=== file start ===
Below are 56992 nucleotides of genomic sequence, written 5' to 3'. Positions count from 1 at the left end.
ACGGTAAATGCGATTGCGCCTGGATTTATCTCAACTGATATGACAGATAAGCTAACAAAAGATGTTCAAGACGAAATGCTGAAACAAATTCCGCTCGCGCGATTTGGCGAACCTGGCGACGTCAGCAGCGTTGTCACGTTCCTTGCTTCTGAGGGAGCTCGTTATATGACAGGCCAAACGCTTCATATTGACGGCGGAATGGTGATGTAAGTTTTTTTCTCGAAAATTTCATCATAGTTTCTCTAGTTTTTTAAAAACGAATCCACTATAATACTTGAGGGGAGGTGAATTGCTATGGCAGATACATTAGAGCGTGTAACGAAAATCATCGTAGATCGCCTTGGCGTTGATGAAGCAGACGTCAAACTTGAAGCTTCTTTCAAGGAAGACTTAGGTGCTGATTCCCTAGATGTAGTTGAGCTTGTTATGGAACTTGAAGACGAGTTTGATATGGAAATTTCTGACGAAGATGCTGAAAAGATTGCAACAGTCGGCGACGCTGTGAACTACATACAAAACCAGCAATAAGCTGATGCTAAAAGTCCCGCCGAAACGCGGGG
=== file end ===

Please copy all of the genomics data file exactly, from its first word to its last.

Below are 56992 nucleotides of genomic sequence, written 5' to 3'. Positions count from 1 at the left end.
ACGGTAAATGCGATTGCGCCTGGATTTATCTCAACTGATATGACAGATAAGCTAACAAAAGATGTTCAAGACGAAATGCTGAAACAAATTCCGCTCGCGCGATTTGGCGAACCTGGCGACGTCAGCAGCGTTGTCACGTTCCTTGCTTCTGAGGGAGCTCGTTATATGACAGGCCAAACGCTTCATATTGACGGCGGAATGGTGATGTAAGTTTTTTTCTCGAAAATTTCATCATAGTTTCTCTAGTTTTTTAAAAACGAATCCACTATAATACTTGAGGGGAGGTGAATTGCTATGGCAGATACATTAGAGCGTGTAACGAAAATCATCGTAGATCGCCTTGGCGTTGATGAAGCAGACGTCAAACTTGAAGCTTCTTTCAAGGAAGACTTAGGTGCTGATTCCCTAGATGTAGTTGAGCTTGTTATGGAACTTGAAGACGAGTTTGATATGGAAATTTCTGACGAAGATGCTGAAAAGATTGCAACAGTCGGCGACGCTGTGAACTACATACAAAACCAGCAATAAGCTGATGCTAAAAGTCCCGCCGAAACGCGGGG